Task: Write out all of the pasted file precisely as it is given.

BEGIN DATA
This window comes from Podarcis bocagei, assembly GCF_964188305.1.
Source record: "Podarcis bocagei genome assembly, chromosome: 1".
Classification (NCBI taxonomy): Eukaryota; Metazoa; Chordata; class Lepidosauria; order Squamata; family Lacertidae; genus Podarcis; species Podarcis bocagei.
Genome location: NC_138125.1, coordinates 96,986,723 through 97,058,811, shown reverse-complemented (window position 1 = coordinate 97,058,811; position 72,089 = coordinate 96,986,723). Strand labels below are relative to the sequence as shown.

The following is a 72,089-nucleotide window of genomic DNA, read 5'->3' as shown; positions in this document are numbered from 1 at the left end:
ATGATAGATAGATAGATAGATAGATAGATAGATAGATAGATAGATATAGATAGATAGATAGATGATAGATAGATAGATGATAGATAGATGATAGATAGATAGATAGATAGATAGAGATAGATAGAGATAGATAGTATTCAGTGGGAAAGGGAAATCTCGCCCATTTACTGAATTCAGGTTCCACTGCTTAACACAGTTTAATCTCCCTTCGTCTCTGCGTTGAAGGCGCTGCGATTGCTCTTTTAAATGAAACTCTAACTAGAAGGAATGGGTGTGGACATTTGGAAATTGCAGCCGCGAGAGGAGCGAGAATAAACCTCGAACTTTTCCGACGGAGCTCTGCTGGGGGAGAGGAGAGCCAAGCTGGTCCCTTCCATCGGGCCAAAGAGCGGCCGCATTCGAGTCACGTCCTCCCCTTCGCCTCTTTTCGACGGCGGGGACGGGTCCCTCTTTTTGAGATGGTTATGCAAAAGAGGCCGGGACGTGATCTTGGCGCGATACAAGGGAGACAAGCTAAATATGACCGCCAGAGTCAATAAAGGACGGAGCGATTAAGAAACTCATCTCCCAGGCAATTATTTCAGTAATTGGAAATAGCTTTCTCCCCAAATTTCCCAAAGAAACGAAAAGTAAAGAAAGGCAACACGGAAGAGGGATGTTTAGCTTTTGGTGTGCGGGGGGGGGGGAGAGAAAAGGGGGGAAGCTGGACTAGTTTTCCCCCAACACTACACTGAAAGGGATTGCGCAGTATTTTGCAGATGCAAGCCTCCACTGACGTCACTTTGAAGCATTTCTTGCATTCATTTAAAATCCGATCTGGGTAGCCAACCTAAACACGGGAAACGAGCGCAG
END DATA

This window comes from Podarcis bocagei, assembly GCF_964188305.1.
Source record: "Podarcis bocagei genome assembly, chromosome: 1".
Classification (NCBI taxonomy): Eukaryota; Metazoa; Chordata; class Lepidosauria; order Squamata; family Lacertidae; genus Podarcis; species Podarcis bocagei.
Genome location: NC_138125.1, coordinates 96,986,723 through 97,058,811, shown reverse-complemented (window position 1 = coordinate 97,058,811; position 72,089 = coordinate 96,986,723). Strand labels below are relative to the sequence as shown.

The following is a 72,089-nucleotide window of genomic DNA, read 5'->3' as shown; positions in this document are numbered from 1 at the left end:
ATGATAGATAGATAGATAGATAGATAGATAGATAGATAGATAGATATAGATAGATAGATAGATGATAGATAGATAGATGATAGATAGATGATAGATAGATAGATAGATAGATAGAGATAGATAGAGATAGATAGTATTCAGTGGGAAAGGGAAATCTCGCCCATTTACTGAATTCAGGTTCCACTGCTTAACACAGTTTAATCTCCCTTCGTCTCTGCGTTGAAGGCGCTGCGATTGCTCTTTTAAATGAAACTCTAACTAGAAGGAATGGGTGTGGACATTTGGAAATTGCAGCCGCGAGAGGAGCGAGAATAAACCTCGAACTTTTCCGACGGAGCTCTGCTGGGGGAGAGGAGAGCCAAGCTGGTCCCTTCCATCGGGCCAAAGAGCGGCCGCATTCGAGTCACGTCCTCCCCTTCGCCTCTTTTCGACGGCGGGGACGGGTCCCTCTTTTTGAGATGGTTATGCAAAAGAGGCCGGGACGTGATCTTGGCGCGATACAAGGGAGACAAGCTAAATATGACCGCCAGAGTCAATAAAGGACGGAGCGATTAAGAAACTCATCTCCCAGGCAATTATTTCAGTAATTGGAAATAGCTTTCTCCCCAAATTTCCCAAAGAAACGAAAAGTAAAGAAAGGCAACACGGAAGAGGGATGTTTAGCTTTTGGTGTGCGGGGGGGGGGGAGAGAAAAGGGGGGAAGCTGGACTAGTTTTCCCCCAACACTACACTGAAAGGGATTGCGCAGTATTTTGCAGATGCAAGCCTCCACTGACGTCACTTTGAAGCATTTCTTGCATTCATTTAAAATCCGATCTGGGTAGCCAACCTAAACACGGGAAACGAGCGCAG